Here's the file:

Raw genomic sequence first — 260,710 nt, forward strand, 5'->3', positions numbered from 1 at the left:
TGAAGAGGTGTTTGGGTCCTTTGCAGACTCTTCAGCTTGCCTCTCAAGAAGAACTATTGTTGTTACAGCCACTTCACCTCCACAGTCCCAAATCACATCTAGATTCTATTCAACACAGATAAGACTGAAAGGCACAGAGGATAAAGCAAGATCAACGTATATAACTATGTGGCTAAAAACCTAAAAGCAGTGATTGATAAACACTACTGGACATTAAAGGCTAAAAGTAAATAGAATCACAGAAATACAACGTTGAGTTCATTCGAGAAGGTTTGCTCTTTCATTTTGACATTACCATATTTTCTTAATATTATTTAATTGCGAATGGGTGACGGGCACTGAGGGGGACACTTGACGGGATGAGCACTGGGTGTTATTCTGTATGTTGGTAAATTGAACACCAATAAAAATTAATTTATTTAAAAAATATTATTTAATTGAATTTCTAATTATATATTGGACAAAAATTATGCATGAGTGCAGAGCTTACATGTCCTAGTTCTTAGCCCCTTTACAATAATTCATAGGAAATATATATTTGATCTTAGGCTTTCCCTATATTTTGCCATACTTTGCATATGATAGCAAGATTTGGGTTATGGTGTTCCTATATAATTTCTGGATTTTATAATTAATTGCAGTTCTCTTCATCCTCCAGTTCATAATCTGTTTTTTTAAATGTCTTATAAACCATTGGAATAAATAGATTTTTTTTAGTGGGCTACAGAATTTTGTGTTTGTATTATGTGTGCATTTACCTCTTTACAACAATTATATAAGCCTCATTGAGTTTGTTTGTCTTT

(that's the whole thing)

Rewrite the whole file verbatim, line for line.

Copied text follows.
Raw genomic sequence first — 260,710 nt, forward strand, 5'->3', positions numbered from 1 at the left:
TGAAGAGGTGTTTGGGTCCTTTGCAGACTCTTCAGCTTGCCTCTCAAGAAGAACTATTGTTGTTACAGCCACTTCACCTCCACAGTCCCAAATCACATCTAGATTCTATTCAACACAGATAAGACTGAAAGGCACAGAGGATAAAGCAAGATCAACGTATATAACTATGTGGCTAAAAACCTAAAAGCAGTGATTGATAAACACTACTGGACATTAAAGGCTAAAAGTAAATAGAATCACAGAAATACAACGTTGAGTTCATTCGAGAAGGTTTGCTCTTTCATTTTGACATTACCATATTTTCTTAATATTATTTAATTGCGAATGGGTGACGGGCACTGAGGGGGACACTTGACGGGATGAGCACTGGGTGTTATTCTGTATGTTGGTAAATTGAACACCAATAAAAATTAATTTATTTAAAAAATATTATTTAATTGAATTTCTAATTATATATTGGACAAAAATTATGCATGAGTGCAGAGCTTACATGTCCTAGTTCTTAGCCCCTTTACAATAATTCATAGGAAATATATATTTGATCTTAGGCTTTCCCTATATTTTGCCATACTTTGCATATGATAGCAAGATTTGGGTTATGGTGTTCCTATATAATTTCTGGATTTTATAATTAATTGCAGTTCTCTTCATCCTCCAGTTCATAATCTGTTTTTTTAAATGTCTTATAAACCATTGGAATAAATAGATTTTTTTTAGTGGGCTACAGAATTTTGTGTTTGTATTATGTGTGCATTTACCTCTTTACAACAATTATATAAGCCTCATTGAGTTTGTTTGTCTTT